Feast Your Eyes: On Apples Today

[Girls with apples]. Photo by Harris & Ewing, ca. 1927. //hdl.loc.gov/loc.pnp/hec.34560

[Girls with apples]. Photo by Harris & Ewing, ca. 1927. //hdl.loc.gov/loc.pnp/hec.34560

If every collection in the Prints and Photographs Division is an apple tree, full of tantalizing visual treats, then all of our holdings combined make for a vast orchard, ripe with possibility.  My extended food metaphor is no accident, as we are launching a new monthly series here at Picture This entitled Feast Your Eyes. The series will highlight food and drink-related images plucked from the collections by our staff.

The series will invite you to enjoy the breadth and depth of our collections through images reflecting a variety of eras, media, and purposes. We venture the posts will get you thinking about visual images in a new way – and perhaps leave you a bit hungry for more!

The leaves changing to vibrant red and yellows and the nip in the air herald the arrival of fall. This brings me back to the classic apple, my choice for kicking off the series.

Let’s see if I can whet your appetite for the future posts of Feast Your Eyes with these tantalizing bites!

I look at these images from the 19th century and wonder:  Why is the anthropomorphic Apple Sauce so mad at the kids in this 1887 print?  What made the unnamed Civil War soldier pose with an apple on his plate?

Bufford's fruit cards, no. 779-4 [apple]. Chromolithograph by J.H. Bufford's Sons, 1887. //hdl.loc.gov/loc.pnp/pga.05538

Bufford’s fruit cards, no. 779-4 [apple]. Chromolithograph by J.H. Bufford’s Sons, 1887. //hdl.loc.gov/loc.pnp/pga.05538

[Unidentified soldier in Union uniform with fork, knife, plate, and cup sitting on the floor and preparing to eat a slice of the apple on his lap]. Tintype, between 1861 and 1865. //hdl.loc.gov/loc.pnp/ppmsca.32132

[Unidentified soldier in Union uniform with fork, knife, plate, and cup sitting on the floor and preparing to eat a slice of the apple on his lap]. Tintype, between 1861 and 1865. //hdl.loc.gov/loc.pnp/ppmsca.32132

 

 

 

 

 

 

 

 

 

 

 

 

 

 

The advice given recovering soldiers at Walter Reed Hospital during National Apple Week in 1925 rings true today: “The King of fruits. Eat plenty of them”!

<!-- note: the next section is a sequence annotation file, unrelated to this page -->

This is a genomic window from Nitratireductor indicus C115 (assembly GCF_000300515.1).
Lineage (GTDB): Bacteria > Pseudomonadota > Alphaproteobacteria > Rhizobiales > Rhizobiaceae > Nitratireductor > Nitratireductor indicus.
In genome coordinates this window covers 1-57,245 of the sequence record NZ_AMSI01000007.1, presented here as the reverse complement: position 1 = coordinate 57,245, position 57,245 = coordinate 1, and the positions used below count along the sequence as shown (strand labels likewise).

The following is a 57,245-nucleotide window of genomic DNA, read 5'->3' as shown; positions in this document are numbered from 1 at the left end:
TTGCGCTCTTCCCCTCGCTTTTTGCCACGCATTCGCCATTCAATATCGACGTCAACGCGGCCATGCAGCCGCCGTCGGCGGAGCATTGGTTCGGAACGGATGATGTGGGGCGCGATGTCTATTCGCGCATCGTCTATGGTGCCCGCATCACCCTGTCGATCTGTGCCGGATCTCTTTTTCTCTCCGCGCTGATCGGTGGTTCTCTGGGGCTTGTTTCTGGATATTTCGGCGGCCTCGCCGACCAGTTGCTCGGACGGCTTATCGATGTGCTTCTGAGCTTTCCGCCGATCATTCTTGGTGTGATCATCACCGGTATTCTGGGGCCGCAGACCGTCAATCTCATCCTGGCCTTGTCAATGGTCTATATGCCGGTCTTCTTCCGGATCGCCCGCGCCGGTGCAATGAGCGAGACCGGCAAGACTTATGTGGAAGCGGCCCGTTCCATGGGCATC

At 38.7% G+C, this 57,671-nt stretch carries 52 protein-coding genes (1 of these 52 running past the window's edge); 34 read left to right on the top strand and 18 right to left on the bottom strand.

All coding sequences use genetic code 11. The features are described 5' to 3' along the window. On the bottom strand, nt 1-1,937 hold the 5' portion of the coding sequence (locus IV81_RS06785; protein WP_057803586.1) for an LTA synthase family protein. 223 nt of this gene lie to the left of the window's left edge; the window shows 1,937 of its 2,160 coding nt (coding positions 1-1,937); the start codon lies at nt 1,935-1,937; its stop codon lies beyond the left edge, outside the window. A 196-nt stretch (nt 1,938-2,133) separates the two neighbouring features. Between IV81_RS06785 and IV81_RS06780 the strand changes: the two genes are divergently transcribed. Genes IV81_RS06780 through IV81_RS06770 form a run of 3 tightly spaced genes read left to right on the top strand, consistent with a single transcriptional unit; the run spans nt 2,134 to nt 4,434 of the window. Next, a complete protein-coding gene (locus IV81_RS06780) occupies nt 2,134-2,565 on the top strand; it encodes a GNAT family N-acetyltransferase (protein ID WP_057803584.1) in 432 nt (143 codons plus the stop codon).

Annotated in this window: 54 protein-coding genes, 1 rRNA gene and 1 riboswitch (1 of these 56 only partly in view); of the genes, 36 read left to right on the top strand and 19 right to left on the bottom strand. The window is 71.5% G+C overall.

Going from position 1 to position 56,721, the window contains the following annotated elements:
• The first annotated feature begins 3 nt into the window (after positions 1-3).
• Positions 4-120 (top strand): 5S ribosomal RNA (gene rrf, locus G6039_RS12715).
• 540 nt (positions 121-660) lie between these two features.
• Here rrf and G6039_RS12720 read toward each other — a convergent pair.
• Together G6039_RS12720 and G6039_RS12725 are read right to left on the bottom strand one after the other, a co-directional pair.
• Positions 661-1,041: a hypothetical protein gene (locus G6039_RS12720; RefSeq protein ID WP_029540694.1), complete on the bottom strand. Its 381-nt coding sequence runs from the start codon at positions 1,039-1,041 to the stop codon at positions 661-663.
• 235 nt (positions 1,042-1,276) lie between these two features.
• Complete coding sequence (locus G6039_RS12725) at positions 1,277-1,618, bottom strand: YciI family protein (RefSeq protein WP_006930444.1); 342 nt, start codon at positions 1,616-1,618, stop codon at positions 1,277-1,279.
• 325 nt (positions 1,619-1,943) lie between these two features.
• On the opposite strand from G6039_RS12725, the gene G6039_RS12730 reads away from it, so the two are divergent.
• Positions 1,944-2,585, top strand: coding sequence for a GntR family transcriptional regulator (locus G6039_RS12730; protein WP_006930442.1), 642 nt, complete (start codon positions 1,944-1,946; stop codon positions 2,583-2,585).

National Apple Week at Walter Reed. Photograph by National Photo Company, Nov. 5, 1925. //hdl.loc.gov/loc.pnp/npcc.14925

National Apple Week at Walter Reed. Photograph by National Photo Company, Nov. 5, 1925. //hdl.loc.gov/loc.pnp/npcc.14925

Missouri invites you to “Help yourself to an apple” from their elaborate horticultural exhibit for the 1904 World’s Fair in St. Louis.

"Help yourself to an apple", Missouri's Horticultural Exhibit, World's Fair, St. Louis, U.S.A. Stereograph by International View Co., c1905. //hdl.loc.gov/loc.pnp/cph.3c38179

“Help yourself to an apple”, Missouri’s Horticultural Exhibit, World’s Fair, St. Louis, U.S.A. Stereograph by International View Co., c1905. //hdl.loc.gov/loc.pnp/cph.3c38179

And finally, the humble apple – a wax one this time – receives in-depth attention from a model painter at the Department of Agriculture.

Agriculturalist wields brush for posterity. Royal C. Steadman, 20-year veteran of the Agriculture Department, wields his brush on wax models of apples, pears and other fruits so that the department archives will have a permanent record of outstanding characteristics of different varieties. Steadman has developed a technique for this type of art work which results in a very delectable wax apple. Photo by Harris & Ewing, Dec. 4, 1935. //hdl.loc.gov/loc.pnp/hec.39677

Agriculturalist wields brush for posterity. Royal C. Steadman, 20-year veteran of the Agriculture Department, wields his brush on wax models of apples, pears and other fruits so that the department archives will have a permanent record of outstanding characteristics of different varieties. Steadman has developed a technique for this type of art work which results in a very delectable wax apple. Photo by Harris & Ewing, Dec. 4, 1935. //hdl.loc.gov/loc.pnp/hec.39677

 

Learn More:

This is the storekeeper. He sells the things that are good for you to eat : He must keep the food clean. Silkscreen poster by Federal Art Project, 1936 or 1937. //hdl.loc.gov/loc.pnp/cph.3f05595

This is the storekeeper. He sells the things that are good for you to eat : He must keep the food clean. Silkscreen poster by Federal Art Project, 1936 or 1937. //hdl.loc.gov/loc.pnp/cph.3f05595

Explore the featured images through the context of related items:

2 Comments

  1. Roger B
    October 31, 2013 at 12:04 pm

    I love the apple print dress one of the girls is wearing in “Girls with apples” !

    And I appreciate the extra time it took to polish the apples in the basket — and then arrange them as they did.

  2. Terry Seale
    November 5, 2013 at 5:26 am

    So THAT’s where Steve Jobs stole his idea! Who knew?

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